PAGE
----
Just the thought of relocating is enough to make some people reach for the aspirin.

Moving from one home to another can be stressful enough, but that stress can easily more than double when you're relocating to another city or state.

Whether it's for a job or personal choice, relocating is a big step that involves careful planning to avoid the headaches that frequently accompany this type of move.

It can take anywhere from six to eight months for someone to really call the new environment home. That's why taking care of as many important tasks as possible before the move can help to ensure a smooth transition.

Here are some vital things to consider before you commit to a new location.

Motive for Moving

Your motive for moving is very important. For instance, if you're moving to care for a loved one who is ill, the move is already more stressful than if you were relocating to take another job that perhaps is paying more.

Consider the pros and cons of the move and how your family will be affected. If kids are part of the move, involve them in the process by doing things such as collecting magazines from visitor's bureaus, Chamber of Commerce and real estate firms. Let young children make collages using pictures from the magazines that feature activities they'd like to do in their new town. Give older children journals or video cameras to document the move.

What Your Dollar Can Buy

Many people are eager to move from one location to the next but they sometimes forget to consider the difference in the economic environment, such as how much house their money will buy.

Moving from a small town in the Midwest to San Diego will surely create severe housing sticker shock. But if the motive is right for your move, then you're likely to still enjoy relocating despite having to compromise your budget.

Research the new city online using city comparison calculators. Many sites have them and they are easy to find by searching for relocation tips on the Web. Also, call friends, real estate companies and escrow firms for various reports on the housing industry. When you visit the town, stop in at local libraries and review past periodicals to see what the local newspapers are covering. It's also a good way to see the types of open houses that have been held in the area you're considering. Another excellent resource is relocation software; it takes your financial information and applies it to the city where you are relocating. The Internet can be your best resource during a move. I found www.rpsrelocation.com particularly useful.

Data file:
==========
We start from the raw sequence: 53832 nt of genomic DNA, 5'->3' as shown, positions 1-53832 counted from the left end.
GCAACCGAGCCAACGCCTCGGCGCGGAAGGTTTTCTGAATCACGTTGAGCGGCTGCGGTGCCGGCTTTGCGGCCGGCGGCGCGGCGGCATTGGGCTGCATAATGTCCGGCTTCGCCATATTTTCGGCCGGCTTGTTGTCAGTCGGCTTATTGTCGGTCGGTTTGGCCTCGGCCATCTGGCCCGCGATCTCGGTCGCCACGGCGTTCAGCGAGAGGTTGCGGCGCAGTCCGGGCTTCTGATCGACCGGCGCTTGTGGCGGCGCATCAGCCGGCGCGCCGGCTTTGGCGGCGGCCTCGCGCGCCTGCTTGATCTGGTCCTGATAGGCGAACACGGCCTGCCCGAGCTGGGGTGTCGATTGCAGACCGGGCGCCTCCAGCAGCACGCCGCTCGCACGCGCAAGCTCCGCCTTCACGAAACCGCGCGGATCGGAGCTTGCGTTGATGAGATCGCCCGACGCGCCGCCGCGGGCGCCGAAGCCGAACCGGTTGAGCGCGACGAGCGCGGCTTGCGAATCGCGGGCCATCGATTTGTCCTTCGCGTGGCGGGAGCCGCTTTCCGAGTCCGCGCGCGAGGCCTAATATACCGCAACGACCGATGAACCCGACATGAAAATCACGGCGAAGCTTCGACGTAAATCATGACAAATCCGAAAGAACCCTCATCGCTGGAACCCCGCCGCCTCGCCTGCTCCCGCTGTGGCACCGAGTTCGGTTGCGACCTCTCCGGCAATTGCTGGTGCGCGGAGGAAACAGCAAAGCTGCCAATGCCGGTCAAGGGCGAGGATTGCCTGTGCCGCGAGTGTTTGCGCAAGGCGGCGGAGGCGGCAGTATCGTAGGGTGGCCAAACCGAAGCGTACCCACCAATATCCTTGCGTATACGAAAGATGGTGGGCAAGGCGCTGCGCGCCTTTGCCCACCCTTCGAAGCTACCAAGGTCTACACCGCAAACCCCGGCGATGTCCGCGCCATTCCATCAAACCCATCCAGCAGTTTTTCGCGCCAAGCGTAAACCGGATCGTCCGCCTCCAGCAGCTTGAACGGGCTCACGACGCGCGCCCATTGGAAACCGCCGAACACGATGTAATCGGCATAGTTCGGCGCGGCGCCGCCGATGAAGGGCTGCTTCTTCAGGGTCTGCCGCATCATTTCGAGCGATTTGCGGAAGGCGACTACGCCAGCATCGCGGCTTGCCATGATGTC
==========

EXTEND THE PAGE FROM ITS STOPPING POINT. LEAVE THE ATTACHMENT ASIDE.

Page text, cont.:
Make Your Home Showable

When you know that you're going to sell your home to relocate elsewhere, it's time to make sure that it's showable. Realtors have a saying: The way you list a home and live in a home are two different things. To get your home ready to list it's a good idea to take advantage of the homestaging services in your area. Homestagers will prepare your home to show and make it appeal to the masses. This service can be the difference between getting top dollar for your home or leaving money on the table, especially when you're in a time crunch.

Temporary Housing

Many times when people relocate they have a need for interim housing. Your Realtor can assist you with finding somewhere to stay while you're selecting the housing that's just right. But the most important thing is to alert your agent about that need. Also, make sure you are pre-qualified before house-hunting; this process will give you and your agent a better idea of a price point for your home so that no time is wasted looking at the wrong properties.

Career Transitions

In a job relocation move, one spouse has their new position secured but frequently, the other spouse is left to work out their future job transition and that can be difficult. Start by subscribing to local periodicals in your new city. Make use of career counselors and headhunters in the town. Job database banks and professional networking groups will also provide invaluable information.

Make Children's Needs a Priority

Relocating is generally hectic, but some of the hassle can be alleviated by making sure the kids are going to have as seamless a transition as possible. Be certain to get school reports, crime statistics, information on extracurricular programs, daycare providers and health facilities in your new area.

Before You Pack

Make sure that you have necessary medications, paperwork and any other essentials that you don't want boxed up for days or even weeks.

Strategically planning ahead and doing research on your new city can ward off problems and minimize potential headaches.

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